Celebrating NAIDOC Week

Decrease font size
Increase font size
Print this page
Email to friend
Share to Facebook
Share to Twitter
Home > Media > News > Celebrating NAIDOC Week
Celebrating NAIDOC Week
Aunty Patsy with students from St Thomas More's Catholic School

Students from St Thomas More’s Catholic School in Launceston have been learning about Tasmanian Aboriginal Culture from Aboriginal elder Aunty Patsy Cameron at the Gorge. They have looked at significant sites, heard stories, painted with ochre and made string from leaves. This is one of many ways Tasmanian Catholic Schools and Parishes have marked NAIDOC Week (July 1-8).

NAIDOC stands for National Aboriginal and Islander Day of Celebration. The day was first held in 1938 and celebrated the survival of the Indigenous Peoples of this land. On Australia Day 1938, protestors marched through the streets of Sydney, followed by a Congress attended by over a thousand people. One of the first civil gatherings in the world, it was known as the Day of Mourning.

It has now become a week-long celebration of Aboriginal and Torres Strait Island life and cultural riches. It is a time also to remember that our indigenous people were treated very unjustly and that all Australians must be reconciled.

The theme for NAIDOC Week 2012 is Spirit of the Tent Embassy: 40 years on.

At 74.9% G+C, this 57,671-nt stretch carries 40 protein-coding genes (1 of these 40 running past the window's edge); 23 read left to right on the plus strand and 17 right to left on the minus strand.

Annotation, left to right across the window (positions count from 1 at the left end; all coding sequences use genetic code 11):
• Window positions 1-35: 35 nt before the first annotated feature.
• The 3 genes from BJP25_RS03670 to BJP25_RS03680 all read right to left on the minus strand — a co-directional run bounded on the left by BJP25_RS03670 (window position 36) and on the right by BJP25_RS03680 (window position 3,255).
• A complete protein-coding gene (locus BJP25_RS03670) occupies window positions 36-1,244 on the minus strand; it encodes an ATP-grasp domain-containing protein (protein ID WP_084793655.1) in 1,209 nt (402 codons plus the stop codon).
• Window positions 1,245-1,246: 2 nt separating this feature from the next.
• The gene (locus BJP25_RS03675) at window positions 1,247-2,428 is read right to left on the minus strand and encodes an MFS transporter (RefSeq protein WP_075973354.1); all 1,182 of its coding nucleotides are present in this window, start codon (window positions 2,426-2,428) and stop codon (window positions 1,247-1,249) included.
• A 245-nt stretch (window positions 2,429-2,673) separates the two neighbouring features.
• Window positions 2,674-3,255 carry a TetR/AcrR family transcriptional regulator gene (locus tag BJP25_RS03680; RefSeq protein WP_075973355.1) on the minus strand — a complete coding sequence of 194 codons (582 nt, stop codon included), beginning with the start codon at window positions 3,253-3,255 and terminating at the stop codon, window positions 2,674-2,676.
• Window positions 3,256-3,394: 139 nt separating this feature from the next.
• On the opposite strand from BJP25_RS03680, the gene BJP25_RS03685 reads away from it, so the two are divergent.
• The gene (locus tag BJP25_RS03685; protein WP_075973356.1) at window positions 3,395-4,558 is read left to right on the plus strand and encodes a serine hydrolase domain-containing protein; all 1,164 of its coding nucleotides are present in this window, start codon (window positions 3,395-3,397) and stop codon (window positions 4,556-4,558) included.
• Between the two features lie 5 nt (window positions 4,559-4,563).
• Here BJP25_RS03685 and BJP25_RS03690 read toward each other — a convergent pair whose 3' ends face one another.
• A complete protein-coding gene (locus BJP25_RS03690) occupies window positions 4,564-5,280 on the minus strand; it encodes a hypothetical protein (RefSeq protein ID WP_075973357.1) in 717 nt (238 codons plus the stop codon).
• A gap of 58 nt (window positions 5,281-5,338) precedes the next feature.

It celebrates the people who strove to renew the spirit of Aboriginal and Torres Strait Islander peoples through the establishment of the Aboriginal Tent Embassy in 1972. Forty years ago, the embassy became a powerful symbol of unity. Its founders instilled pride, advanced equality and educated the country on the rights of Aboriginal and Torres Strait Islander peoples. To move forward, we must acknowledge our forebears, learn from their experiences and ask ourselves … what have their sacrifices meant for me and my family today.

We share this prayer from the newsletter of St Aloysius Catholic College, Kingston:

Father of all, you gave us the Dreaming,
You have spoken to us through our beliefs,
You then made your love clear to us in the person of Jesus.
We thank you for your care.
You own us. You are our hope.
Make us strong as we face the problems of change.
We ask you to help the people of Australia
To listen to us and respect our culture.
Make the knowledge of you grow strong in all people.
so that you can be at home in us
and we can make a home for everyone in our land.